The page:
By Tia Byer
On Thursday 29th July, Anne Hathaway took to Instagram to celebrate the 20th anniversary of the 2001 chick flick The Princess Diaries. Posting a series of throwback pictures, Hathaway’s caption read: “Miracles happen… Happy 20th Birthday to #theprincessdiaries, AKA the films that launched a thousand sleep overs”. The pictures showed Hathaway in her iconic role as Mia Thermopolis and featured notable cast members including Julie Andrews, who portrayed her estranged Grandmother Queen Clarisse Renaldi, Heather Matarazzo, Mandy Moore, Sandra Oh, and the late director Gary Marshall. Set in San Francisco, The Princess Diaries tells the story of unsuspecting and quirky teenager Mia, who learns she is heir to the throne of a small European principality called Genovia. Since its release, the royal-coming-of-age film has continued to charm audiences and has even become a cult classic. In this anniversary piece, I look back at the film’s nostalgia and explain why, after all these years, The Princess Diaries is still so beloved.
The Princess Diaries is perhaps the girliest film of the early 00s. Just imagine all those sleepovers and slumber parties that skyrocketed back in 2006. Imagine how excited those millions of girls from all around the world were – both pre-pubescent and adolescent – as they sat down dressed in their PJs to watch The Princess Diaries for the very first time. They would have been enraptured by Mia Thermopolis and her enchanting fairy-tale. From the dresses to the tiaras, the dancing to the romance – Mia was one lucky girl! Hell, she even had a fire-man pole in her bedroom and an ice-cream machine at school!
The Princess Diaries was Hathaway’s breakthrough performance and cemented her status in Hollywood’s hall of fame. The Disney film was based on Meg Cabot’s 2000 young adult novel of the same name and grossed approximately 165 million USD at the box office. Directed by Pretty Woman’s (1990) Gary Marshall, the modern-day fairy-tale was an international hit. It was even followed by a sequel, The Princess Diaries 2: Royal Engagement (2004), which starred Chris Pine. But it was the franchise’s original film that gained cult notoriety. Elite Daily deemed the film “an essential part of the childhoods of anyone who grew up in the early 2000s”. And for women’s magazine Allure, The Princess Diaries’ most impressive contribution to cinema was Princess Mia’s royal transformation, which “may very well be one of the single greatest makeover movies of our generation”.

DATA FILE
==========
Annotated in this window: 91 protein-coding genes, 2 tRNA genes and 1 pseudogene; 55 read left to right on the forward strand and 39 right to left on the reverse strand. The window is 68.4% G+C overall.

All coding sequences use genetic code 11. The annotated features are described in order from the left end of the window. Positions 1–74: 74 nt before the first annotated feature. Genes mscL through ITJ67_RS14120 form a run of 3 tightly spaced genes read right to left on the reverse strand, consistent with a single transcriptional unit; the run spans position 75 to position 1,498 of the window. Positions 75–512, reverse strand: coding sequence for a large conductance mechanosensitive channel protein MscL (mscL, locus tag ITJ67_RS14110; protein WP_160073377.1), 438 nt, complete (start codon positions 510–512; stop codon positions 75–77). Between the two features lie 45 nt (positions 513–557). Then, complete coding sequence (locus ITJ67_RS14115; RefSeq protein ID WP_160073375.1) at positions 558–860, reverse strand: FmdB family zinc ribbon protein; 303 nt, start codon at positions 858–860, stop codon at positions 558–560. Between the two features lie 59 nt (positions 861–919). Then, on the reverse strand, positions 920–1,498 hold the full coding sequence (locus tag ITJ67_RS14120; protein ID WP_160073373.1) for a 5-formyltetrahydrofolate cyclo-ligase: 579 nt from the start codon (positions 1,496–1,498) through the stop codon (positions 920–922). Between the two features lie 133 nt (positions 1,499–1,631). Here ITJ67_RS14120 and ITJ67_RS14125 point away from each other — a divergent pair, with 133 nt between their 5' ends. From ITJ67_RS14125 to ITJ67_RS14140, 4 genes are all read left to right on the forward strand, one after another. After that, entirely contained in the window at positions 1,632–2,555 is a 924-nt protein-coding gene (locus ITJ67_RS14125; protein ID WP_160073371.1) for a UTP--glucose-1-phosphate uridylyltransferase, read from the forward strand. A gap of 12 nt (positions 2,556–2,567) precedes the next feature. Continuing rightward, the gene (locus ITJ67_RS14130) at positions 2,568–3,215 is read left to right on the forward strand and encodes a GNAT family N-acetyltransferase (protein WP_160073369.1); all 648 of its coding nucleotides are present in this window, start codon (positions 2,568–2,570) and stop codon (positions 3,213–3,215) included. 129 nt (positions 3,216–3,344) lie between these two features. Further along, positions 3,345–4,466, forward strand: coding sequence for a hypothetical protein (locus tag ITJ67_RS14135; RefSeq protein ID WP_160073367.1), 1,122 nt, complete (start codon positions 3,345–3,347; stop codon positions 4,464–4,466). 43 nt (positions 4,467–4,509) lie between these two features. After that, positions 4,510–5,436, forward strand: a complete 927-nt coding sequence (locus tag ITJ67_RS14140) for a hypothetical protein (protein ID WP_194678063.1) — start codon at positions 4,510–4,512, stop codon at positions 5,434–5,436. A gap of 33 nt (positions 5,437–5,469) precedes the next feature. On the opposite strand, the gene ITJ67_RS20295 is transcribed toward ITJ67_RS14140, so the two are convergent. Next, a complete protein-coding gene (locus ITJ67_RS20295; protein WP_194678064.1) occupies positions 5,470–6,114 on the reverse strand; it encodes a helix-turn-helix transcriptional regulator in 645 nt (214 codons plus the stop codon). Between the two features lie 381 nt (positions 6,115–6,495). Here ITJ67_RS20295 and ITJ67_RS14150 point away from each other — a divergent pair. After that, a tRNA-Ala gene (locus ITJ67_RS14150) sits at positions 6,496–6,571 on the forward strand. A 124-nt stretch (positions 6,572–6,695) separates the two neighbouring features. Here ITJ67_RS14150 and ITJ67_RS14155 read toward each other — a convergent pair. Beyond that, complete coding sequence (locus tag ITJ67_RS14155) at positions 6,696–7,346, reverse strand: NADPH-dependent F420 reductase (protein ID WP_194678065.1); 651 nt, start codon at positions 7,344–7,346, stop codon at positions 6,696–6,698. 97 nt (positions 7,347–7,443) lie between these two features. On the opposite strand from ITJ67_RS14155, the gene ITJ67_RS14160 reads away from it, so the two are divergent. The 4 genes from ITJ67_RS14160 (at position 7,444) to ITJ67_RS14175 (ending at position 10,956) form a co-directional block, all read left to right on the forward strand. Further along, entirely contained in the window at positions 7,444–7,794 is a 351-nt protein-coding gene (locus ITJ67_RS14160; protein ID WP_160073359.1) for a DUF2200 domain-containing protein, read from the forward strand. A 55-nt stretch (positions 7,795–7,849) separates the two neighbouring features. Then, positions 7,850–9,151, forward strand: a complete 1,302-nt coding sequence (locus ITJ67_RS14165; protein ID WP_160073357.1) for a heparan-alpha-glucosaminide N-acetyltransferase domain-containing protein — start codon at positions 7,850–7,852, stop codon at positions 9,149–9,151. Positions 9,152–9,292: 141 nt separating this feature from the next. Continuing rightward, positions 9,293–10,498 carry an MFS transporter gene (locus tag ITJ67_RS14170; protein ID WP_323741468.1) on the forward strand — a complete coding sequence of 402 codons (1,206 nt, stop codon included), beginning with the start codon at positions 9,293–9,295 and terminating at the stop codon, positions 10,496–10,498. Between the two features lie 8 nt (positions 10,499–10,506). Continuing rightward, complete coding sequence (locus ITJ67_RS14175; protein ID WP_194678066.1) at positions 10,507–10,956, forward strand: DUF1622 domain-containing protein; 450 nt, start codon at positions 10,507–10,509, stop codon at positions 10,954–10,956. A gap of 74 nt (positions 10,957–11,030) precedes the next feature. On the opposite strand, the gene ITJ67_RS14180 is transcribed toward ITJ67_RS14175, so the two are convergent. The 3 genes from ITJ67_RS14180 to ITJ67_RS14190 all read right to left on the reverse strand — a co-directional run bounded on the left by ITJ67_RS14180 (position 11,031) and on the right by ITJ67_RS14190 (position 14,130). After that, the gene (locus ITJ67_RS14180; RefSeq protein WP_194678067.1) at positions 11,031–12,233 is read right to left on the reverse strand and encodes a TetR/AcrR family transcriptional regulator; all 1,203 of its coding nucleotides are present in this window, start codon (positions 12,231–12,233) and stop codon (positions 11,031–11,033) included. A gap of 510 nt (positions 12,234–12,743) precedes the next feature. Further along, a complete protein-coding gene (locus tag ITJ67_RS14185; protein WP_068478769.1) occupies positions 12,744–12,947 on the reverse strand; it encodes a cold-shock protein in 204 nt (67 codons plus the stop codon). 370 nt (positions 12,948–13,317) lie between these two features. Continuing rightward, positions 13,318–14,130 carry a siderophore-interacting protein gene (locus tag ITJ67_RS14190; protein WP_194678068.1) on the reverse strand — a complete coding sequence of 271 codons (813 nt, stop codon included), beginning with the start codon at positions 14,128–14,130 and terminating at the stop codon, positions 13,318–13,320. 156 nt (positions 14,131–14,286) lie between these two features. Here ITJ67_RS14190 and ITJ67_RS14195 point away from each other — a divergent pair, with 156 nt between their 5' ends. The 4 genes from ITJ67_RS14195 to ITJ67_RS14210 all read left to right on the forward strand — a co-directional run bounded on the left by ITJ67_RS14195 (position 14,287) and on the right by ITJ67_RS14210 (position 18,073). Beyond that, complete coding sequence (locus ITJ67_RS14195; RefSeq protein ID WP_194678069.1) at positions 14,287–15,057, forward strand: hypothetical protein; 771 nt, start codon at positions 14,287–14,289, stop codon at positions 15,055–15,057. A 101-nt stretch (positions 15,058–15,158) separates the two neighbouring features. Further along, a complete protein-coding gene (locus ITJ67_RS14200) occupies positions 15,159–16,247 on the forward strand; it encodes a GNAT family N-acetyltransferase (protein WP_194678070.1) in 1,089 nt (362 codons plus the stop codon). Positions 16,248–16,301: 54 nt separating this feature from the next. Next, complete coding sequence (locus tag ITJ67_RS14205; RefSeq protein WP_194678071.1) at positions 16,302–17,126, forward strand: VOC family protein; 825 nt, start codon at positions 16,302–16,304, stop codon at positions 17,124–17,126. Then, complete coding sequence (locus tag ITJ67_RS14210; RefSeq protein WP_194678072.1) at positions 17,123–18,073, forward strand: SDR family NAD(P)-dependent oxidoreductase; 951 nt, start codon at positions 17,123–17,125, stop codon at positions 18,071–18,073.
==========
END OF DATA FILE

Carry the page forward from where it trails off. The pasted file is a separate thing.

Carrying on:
But it was Julie Andrew’s own interpretation of the film’s resonance that really speaks. The award-winning actress attributes the power of Mia’s coming-of-age story to its relatability and the film’s “wonderful heart”. In a 2012 interview with Disney, Andrews spoke about the enduring message of The Princess Diaries, which for her is “about responsibility and obligation and decency and growing up and discovering who you are inside”. That is why the film was so enticing back in 2001 and, well, now really. Besides the enchantment and fabulously grandiose storyline, The Princess Diaries is really about friendship and integrity. Not many girls can relate to the whole ‘my dad who I barely knew actually turned out to be a prince of a distant kingdom far away’, but we can relate to longing for an absent father figure and feeling so out of place in the world that we even feel a stranger in our own family. And we can definitely all relate to the drama and importance of those adolescent friendships.
The Princess Diaries is a pinnacle of a chick-flick. It has charmed two decades of fans and if The Princess Diaries’ continued popularity is anything to go by, Princess Mia’s appeal will be sure to prevail for another 20 years and more…